Basketball, “The second religion of Lithuania”, attracts the largest crowds to arenas and TV screens.
Lithuanian national team matches in the Championships are the most followed. There is a championship every year: biennial European championships (Eurobasket), and once every four years the World championship and the Olympic Games basketball tournament. With a few exceptions Lithuania managed to qualify to all of them in past 20 years so the nation is rarely left without these events that unify it every summer or early September.
From autumn to spring the season of basketball clubs takes place. The two teams that are most followed are “Vilniaus Lietuvos rytas” and “Kauno Žalgiris”. These teams, representing two largest cities of Lithuania, are major rivals (at least their fans are) and they both play in multiple leagues: Lithuanian Basketball League (LKL), Baltic Basketball League (BBL). Depending on the season, one or both of these teams also compete in Euroleague, the most prestigious league where the richest teams of many European nations fight for the title. Recently, however, the duopoly of Lithuanian club basketball has been joined by "Klaipėdos Neptūnas" team from the third largest city.
Unlike the national team, which has never been out of Top 10 at the official FIBA rankings, the Lithuanian clubs are somewhat weaker. Cheaper tickets and less advertisement revenue rarely let them compete against the might of the top Spanish, Israeli and Western European teams in hiring the best basketball players. Therefore the best Lithuanian talent usually plays abroad. Still however, with budgets less than 10 million euros per year “Žalgiris” and “Lietuvos rytas” usually perform remarkably well, with “Žalgiris” even having been the Euroleague champions in 1999 and “Lietuvos rytas” winning other international trophies.
History of Lithuanian basketball
Basketball was brought to Lithuania as early as the 1930s by Pranas Lubinas (known in the USA as Frank Lubin), a Lithuanian emigrant who returned to his homeland from America. Under his coaching, Lithuania became the European champions in 1937 and 1939. The Soviet occupation in 1940 destroyed the plan to host 1941 European championship in Lithuania and removed the Lithuanian national team from the basketball geography.
Basketball remained strong in Lithuania despite the sad political events. In the 1980s, half of the members of the Soviet Union national basketball team were ethnic Lithuanians. The battles between “Kauno Žalgiris” and “CSKA Moscow” team were seen as battles between Lithuanians and Russians and therefore very important.
Once Lithuania regained independence its national basketball team was its best advertisement abroad. The best Lithuanian players managed to join the NBA (e.g. Šarūnas Marčiulionis, Arvydas Sabonis). Many other good basketball players played in Western European leagues as the gap between European and American basketball was dwindling with salaries in Europe sometimes even surpassing NBA ones. In the 1992 Barcelona Olympics Lithuania lost to the USA national team at more than 40 points. In 1996 Atlanta games Lithuanians broke their own record with 22 points (this was the best result ever for any team at the time). In Sydney 2000 Lithuanians lost by mere 2 points as the American NBA stars barely escaped a defeat in semifinals. What was inevitable happened in 2004 Athens when Lithuanians became the first European team to defeat the US “Dream team” and this marked the end of American basketball dominance.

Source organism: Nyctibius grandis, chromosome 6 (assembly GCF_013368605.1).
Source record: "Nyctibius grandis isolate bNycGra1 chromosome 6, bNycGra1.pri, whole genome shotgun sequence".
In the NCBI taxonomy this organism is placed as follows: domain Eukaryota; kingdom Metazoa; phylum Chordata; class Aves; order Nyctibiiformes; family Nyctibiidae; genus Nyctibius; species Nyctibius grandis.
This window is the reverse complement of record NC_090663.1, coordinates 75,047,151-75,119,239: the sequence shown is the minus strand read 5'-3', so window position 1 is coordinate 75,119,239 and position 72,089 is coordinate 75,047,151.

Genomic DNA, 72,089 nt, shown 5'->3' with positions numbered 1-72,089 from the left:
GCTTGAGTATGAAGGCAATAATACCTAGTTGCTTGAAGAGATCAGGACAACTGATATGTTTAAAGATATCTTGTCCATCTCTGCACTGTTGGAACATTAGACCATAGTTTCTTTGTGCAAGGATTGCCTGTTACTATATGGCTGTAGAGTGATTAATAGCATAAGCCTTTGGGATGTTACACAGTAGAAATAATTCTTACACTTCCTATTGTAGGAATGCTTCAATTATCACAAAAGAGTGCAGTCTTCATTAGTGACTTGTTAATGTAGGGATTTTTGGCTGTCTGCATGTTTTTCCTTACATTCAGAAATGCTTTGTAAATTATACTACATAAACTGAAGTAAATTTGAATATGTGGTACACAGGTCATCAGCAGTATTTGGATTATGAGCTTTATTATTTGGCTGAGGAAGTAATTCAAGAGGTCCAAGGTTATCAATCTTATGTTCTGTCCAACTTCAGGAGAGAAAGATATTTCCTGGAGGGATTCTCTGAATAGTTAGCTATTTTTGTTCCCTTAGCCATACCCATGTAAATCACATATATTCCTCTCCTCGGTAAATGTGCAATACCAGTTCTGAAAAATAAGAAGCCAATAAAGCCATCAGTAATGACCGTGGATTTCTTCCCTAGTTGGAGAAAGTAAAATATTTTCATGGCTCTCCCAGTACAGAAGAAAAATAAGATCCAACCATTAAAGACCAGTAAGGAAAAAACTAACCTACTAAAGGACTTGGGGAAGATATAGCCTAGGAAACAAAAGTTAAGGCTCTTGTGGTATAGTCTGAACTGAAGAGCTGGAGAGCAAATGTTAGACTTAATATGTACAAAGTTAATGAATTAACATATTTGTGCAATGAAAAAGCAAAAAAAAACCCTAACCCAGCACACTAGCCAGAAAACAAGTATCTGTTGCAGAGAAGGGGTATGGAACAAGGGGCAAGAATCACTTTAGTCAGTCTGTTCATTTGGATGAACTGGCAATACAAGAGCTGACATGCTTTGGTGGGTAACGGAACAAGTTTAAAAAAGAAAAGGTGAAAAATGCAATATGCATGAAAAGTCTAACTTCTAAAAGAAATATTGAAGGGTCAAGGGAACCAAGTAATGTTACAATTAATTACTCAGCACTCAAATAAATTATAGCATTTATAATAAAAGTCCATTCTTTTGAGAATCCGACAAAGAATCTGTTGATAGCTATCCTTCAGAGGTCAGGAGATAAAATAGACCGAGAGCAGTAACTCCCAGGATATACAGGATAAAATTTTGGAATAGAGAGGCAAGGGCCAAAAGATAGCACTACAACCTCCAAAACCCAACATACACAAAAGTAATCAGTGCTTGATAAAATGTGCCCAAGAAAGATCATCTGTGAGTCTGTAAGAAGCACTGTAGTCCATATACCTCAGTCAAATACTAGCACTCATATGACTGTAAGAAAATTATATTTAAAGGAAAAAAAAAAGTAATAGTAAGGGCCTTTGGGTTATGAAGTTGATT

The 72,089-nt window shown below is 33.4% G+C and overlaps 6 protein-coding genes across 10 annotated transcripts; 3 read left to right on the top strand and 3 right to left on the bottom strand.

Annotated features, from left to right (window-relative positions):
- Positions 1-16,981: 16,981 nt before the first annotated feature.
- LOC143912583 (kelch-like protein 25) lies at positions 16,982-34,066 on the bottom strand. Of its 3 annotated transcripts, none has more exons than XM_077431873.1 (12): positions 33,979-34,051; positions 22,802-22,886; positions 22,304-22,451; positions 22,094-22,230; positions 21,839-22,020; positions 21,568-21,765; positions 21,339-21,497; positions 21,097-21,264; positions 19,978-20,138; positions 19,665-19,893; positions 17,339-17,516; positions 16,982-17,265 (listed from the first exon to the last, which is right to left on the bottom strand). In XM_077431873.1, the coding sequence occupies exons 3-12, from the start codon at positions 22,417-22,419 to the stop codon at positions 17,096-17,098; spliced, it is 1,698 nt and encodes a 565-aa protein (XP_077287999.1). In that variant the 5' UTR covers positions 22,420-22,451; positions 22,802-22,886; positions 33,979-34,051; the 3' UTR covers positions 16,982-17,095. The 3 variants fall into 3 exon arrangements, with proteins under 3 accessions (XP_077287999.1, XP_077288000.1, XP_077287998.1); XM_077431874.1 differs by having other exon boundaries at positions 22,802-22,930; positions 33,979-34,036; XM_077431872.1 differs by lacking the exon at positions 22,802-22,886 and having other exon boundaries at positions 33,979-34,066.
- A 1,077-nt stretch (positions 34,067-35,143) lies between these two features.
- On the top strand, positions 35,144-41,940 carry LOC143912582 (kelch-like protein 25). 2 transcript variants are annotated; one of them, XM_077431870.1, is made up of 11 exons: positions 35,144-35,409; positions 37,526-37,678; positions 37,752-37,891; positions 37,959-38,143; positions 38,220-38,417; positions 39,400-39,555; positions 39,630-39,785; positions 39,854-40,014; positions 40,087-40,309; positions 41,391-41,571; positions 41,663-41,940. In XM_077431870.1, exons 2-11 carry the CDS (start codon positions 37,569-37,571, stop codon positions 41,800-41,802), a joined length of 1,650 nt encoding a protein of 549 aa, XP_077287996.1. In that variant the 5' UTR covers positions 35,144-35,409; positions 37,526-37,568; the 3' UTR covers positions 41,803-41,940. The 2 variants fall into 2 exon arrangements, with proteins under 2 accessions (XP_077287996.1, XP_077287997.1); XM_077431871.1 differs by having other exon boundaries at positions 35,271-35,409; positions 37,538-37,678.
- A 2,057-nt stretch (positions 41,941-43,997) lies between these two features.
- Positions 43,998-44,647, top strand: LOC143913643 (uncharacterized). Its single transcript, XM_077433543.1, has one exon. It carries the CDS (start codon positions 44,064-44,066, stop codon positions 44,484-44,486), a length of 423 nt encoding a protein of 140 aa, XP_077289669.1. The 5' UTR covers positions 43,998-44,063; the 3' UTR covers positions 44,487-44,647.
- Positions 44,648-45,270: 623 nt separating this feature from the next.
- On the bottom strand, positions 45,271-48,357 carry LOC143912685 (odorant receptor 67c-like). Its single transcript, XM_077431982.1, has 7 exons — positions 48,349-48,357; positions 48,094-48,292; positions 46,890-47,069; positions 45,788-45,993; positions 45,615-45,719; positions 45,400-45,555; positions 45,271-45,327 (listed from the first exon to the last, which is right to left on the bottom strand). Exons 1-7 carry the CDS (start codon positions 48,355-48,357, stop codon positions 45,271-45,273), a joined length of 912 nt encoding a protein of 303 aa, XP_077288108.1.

In 2011 Lithuania hosted the European Basketball Championship and this led to a major craze. Many publicity stunts and tributes were dedicated to the championship, including an oratorio, a life-size statue of basketball player made of live flowers, theme-painted trash cans and the restaurant of Vilnius TV Tower turned into "the world's largest basketball net" that glowed in the dark high above the city. In the months leading to the championship, 13 balls were dribbled to every town and many villages of Lithuania by hundreds of volunteers (akin to the Olympic fire and reminiscent of centuries-old religious processions). Afterward these 13 balls were given to the Lithuanian national basketball team (12 players and the coach) during the most expensive live TV show in Lithuanian history.
Lithuanian basketball players continue to be the only Lithuanian professional sportsmen to earn millions of dollars per season.
Where to see basketball in Lithuania
To see basketball in Lithuania, your best is are Vilnius and Kaunas arenas. In winter, later autumn and spring international club matches are held there weekly or more frequently, with Žalgiris and Lietuvos rytas attempting to hold off the foreign teams. Summer is the holiday for basketball players and a time for national team events, which typically take place outside Lithuania (except for several friendly matches).
Žalgiris vs. Lietuvos rytas games are the pinnacle of local Lithuanian club basketball. They take place some dozen times a season (in different leagues). It is usually possible to acquire tickets before the match at the arena, but it is better to buy them in advance to be on the safe side.
Local matches of non-major teams occur in many cities and towns. LKL is the major league, NKL is the minor league (also professional) while RKL is a largely amateur third league.
You may also visit the basketball museum in Joniškis. There are several monuments to basketball in Lithuania: the one near the Vilnius arena became the symbol of Lithuanian basketball federation (unveiled in 2007). A more modest one was built in 2011 in Švėkšna (Samogitia region).
Two feature documentary films are created on Lithuanian basketball: US-made "The Other Dream Team" depicts how basketball epitomized the Lithuanian fight for independence (1984-1992 period), while "Mes už... Lietuvą" ("We are for... Lithuania") shows the Lithuanian team preparation for Eurobasket 2011.